In this section we continue to explore logarithms, but now with an emphasis on the family of logarithmic functions.
Some academic disciplines use the natural log a lot, but the common log not so much.
These disciplines often use
$\,\log\,$ to mean log base e, instead of log base ten.
Be sure to check what notation is being used whenever you start communicating with someone new.
Furthermore, some mathematicians (this author included) tend to call more general functions
where a logarithm is acting on variable input a logarithmic function;
say,
$\,y=\ln (2x3)\,$ or
$\,y=7\log(5x)\,$.
For the purposes of this section, however,
the phrase logarithmic function refers
only to functions of the form $\,y=\log_b\,x\,$.
There are two basic shapes to the graphs of logarithmic functions,
depending on whether the base is greater than $\,1\,$, or between $\,0\,$ and $\,1\,$:
$\,y=\log_b\,x\,$ for $\,b\gt 1\,$  $\,y=\log_b\,x\,$ for $\,0\lt b\lt 1\,$ 
increasing functions  decreasing functions 
PROPERTIES OF THE GRAPH for $\,b\gt 1\,$
An increasing function has the following property:
you may want to review Basic Models You Must Know. 
$y = \log_b\,x\,$ for $\,b\gt 1$
increasing functions as $\,x\rightarrow\infty\,$, $\,y\rightarrow\infty\,$ as $\,x\rightarrow 0^+\,$, $\,y\rightarrow \infty\,$ 
PROPERTIES OF THE GRAPH for $\,0 \lt b\lt 1\,$
A decreasing function has the following property:

$y = \log_b\,x\,$ for $\,0 \lt b\lt 1$
decreasing functions as $\,x\rightarrow\infty\,$, $\,y\rightarrow \infty\,$ as $\,x\rightarrow 0^+\,$, $\,y\rightarrow \infty\,$ 
Let
$\,f(x)=\log_b\,x\,$,
where $\,b\,$ is a positive number not equal to $\,1\,$,
and $\,x\gt 0\,$.
For all (allowable) bases $\,b\,$, logarithmic functions share the following properties:
THE DOMAIN IS THE SET OF POSITIVE NUMBERS:
$\text{dom}(f) = (0,\infty)$
If the graph of a logarithmic function is ‘collapsed’ into the $\,x$axis, Logarithms only know how to act on positive inputs.
For basic information on the domain and range of a function,
Having trouble understanding the expression ‘$\,(0,\infty)\,$’? 

THE RANGE IS THE SET OF ALL REAL NUMBERS:
$\text{ran}(f)=\mathbb{R}$
If the graph of a logarithmic function is ‘collapsed’ into the $\,y$axis, In particular, even though increasing logarithm curves rise very slowly for large inputs, they WILL eventually reach any desired output, no matter how big (and positive) it may be! And, even though decreasing logarithm curves fall very slowly for large inputs, they WILL eventually reach any desired output, no matter how big (and negative) it may be!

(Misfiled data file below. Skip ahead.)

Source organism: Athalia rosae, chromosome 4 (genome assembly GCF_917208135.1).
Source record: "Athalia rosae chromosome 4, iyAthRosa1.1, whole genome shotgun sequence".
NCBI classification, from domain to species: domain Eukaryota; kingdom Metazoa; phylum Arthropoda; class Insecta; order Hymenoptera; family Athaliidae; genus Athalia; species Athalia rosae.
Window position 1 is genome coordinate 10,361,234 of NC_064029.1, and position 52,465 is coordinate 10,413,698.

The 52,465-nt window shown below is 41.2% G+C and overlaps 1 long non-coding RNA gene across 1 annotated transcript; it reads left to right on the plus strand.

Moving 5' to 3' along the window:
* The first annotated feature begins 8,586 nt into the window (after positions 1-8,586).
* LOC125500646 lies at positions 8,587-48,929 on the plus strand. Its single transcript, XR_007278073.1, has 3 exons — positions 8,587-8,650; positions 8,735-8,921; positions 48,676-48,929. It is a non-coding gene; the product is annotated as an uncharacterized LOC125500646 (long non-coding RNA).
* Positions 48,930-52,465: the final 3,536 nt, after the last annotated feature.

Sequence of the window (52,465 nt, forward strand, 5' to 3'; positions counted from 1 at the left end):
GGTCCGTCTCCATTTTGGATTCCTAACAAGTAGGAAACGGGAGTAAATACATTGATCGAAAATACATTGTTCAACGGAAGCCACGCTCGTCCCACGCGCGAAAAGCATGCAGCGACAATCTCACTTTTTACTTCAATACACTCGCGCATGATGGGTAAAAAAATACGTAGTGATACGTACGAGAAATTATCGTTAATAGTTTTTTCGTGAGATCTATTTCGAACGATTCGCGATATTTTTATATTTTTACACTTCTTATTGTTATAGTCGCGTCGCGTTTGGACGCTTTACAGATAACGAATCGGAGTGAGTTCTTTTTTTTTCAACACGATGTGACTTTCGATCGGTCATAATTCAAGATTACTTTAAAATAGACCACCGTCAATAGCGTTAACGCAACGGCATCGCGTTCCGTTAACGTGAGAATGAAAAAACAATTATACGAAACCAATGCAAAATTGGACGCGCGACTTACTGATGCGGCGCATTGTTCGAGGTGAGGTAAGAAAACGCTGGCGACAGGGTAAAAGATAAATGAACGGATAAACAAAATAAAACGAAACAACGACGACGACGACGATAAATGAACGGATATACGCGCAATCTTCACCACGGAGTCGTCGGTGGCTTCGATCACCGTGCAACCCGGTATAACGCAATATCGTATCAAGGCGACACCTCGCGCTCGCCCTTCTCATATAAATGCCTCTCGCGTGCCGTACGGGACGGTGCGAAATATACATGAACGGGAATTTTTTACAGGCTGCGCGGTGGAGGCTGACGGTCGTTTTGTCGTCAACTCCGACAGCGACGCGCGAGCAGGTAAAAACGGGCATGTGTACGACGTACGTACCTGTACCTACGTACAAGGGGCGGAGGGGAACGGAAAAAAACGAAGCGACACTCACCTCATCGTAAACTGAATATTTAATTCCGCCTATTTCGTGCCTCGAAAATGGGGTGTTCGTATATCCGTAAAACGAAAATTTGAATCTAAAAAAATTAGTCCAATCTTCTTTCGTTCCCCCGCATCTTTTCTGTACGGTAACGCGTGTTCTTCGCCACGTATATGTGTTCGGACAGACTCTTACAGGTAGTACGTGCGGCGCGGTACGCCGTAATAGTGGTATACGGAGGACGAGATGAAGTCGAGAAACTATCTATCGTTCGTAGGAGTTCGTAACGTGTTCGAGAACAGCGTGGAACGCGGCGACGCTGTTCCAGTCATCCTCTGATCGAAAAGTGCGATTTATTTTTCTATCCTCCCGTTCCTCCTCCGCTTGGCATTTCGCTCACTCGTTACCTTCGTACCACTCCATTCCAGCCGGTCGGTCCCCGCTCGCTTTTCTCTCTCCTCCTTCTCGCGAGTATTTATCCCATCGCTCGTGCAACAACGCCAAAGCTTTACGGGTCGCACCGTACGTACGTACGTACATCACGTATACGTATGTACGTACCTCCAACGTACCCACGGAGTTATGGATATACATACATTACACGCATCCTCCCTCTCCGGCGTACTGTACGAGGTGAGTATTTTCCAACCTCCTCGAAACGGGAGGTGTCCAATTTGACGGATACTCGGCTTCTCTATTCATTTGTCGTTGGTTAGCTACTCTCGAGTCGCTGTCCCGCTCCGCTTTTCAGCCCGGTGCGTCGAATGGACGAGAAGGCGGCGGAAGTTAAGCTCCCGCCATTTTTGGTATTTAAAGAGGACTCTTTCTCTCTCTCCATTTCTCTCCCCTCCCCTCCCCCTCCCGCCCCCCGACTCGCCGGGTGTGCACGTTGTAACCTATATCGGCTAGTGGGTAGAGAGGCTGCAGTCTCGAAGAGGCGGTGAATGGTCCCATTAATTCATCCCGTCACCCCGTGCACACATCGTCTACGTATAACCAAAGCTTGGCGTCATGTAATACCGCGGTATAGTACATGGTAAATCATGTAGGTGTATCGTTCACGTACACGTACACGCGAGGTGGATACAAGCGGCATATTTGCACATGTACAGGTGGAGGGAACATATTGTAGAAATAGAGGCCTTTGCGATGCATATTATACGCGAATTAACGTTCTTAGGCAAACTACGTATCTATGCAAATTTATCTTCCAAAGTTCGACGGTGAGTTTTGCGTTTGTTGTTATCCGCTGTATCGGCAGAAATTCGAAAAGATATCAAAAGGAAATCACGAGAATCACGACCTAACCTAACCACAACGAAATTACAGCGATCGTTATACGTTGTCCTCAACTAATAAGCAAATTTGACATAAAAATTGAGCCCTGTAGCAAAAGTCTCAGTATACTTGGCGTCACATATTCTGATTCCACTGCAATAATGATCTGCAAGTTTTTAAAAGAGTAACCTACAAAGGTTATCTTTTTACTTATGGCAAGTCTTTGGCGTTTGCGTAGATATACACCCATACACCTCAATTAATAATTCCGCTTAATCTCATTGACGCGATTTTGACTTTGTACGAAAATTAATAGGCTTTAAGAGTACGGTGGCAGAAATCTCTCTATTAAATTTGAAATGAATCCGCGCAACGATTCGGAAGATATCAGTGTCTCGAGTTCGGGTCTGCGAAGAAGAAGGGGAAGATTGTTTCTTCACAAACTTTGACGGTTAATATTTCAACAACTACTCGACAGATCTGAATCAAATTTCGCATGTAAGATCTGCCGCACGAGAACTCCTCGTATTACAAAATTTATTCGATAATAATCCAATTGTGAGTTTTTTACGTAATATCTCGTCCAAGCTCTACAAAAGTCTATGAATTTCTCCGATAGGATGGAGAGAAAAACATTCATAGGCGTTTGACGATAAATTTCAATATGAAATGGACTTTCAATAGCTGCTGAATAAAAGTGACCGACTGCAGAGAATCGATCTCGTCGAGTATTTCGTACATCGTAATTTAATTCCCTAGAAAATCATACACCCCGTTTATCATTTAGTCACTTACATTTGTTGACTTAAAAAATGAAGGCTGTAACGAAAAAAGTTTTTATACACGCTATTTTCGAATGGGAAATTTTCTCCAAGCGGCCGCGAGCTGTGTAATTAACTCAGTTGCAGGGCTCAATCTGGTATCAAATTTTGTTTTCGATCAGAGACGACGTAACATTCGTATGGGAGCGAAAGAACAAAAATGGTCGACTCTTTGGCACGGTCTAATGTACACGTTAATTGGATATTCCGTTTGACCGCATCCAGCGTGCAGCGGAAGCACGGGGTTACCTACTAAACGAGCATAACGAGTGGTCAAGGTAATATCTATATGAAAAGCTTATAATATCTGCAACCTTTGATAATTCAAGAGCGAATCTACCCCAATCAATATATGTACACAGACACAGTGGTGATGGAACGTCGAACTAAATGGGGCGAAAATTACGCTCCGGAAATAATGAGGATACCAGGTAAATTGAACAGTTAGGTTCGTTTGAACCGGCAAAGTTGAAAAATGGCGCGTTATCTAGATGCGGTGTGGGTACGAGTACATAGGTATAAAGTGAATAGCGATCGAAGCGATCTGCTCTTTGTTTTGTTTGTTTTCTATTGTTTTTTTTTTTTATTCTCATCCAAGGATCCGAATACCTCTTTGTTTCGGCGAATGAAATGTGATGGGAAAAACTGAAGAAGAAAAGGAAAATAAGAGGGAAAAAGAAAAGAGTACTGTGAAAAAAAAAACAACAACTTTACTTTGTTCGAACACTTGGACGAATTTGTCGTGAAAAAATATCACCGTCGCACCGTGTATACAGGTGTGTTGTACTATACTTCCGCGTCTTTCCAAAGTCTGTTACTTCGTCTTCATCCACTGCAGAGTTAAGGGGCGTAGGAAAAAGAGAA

Indeed, the fact that logarithmic functions increase/decrease very slowly for large inputs is an important
feature of their graphs, 

THE GRAPH CROSSES THE $\,x\,$AXIS AT
$\,x=1\,$
For allowable values of $\,b\,$: $$ \log_b\,1 \overset{\text{always}}{\ \ \ =\ \ \ } 0\ , \ \ \ \text{ since }\ \ \ b^0 \overset{\text{always}}{\ \ \ =\ \ \ } 1 $$ So, when the input is $\,1\,$ to the function $\,\log_b\,$, the output is $\,0\,$. Thus, the point $\,(1,0)\,$ lies on the graph of every logarithmic function. 

Imagine a vertical line sweeping through a graph, checking each allowable $\,x$value:
if it never hits the graph at more than one point, then the graph is said to pass the vertical line test.
All functions pass the vertical line test, since the function property is that
each input has exactly one output.
passes the vertical line test: each $\,x$value has only one $\,y$value all functions pass the vertical line test 
fails the vertical line test: there exists an xvalue that has more than one yvalue 
Imagine a horizontal line sweeping through a graph, checking each allowable $\,y$value:
if it never hits the graph at more than one point, then the graph is said to pass the horizontal line test.
Some functions pass the horizontal line test, and some do not.
passes the horizontal line test: each $\,y$value has only one $\,x$value all logarithmic functions pass the horizontal line test 
fails the horizontal line test: there exists a $\,y$value that has more than one $\,x$value some functions fail the horizontal line test 
Thus, logarithmic functions have a wonderful property:
each input has exactly one output (passes the vertical line test), and
each output has exactly one input (passes the horizontal line test).
For such functions, you can think of the inputs/outputs as being connected with strings:
pick up any input, and follow its ‘string’ to the unique corresponding output;
pick up any output, and follow its ’string’ to the unique corresponding input.
That is, there is a onetoone correspondence between the inputs and outputs.
Functions with this property are called onetoone functions.
On this exercise, you will not key in your answer. However, you can check to see if your answer is correct. 
PROBLEM TYPES: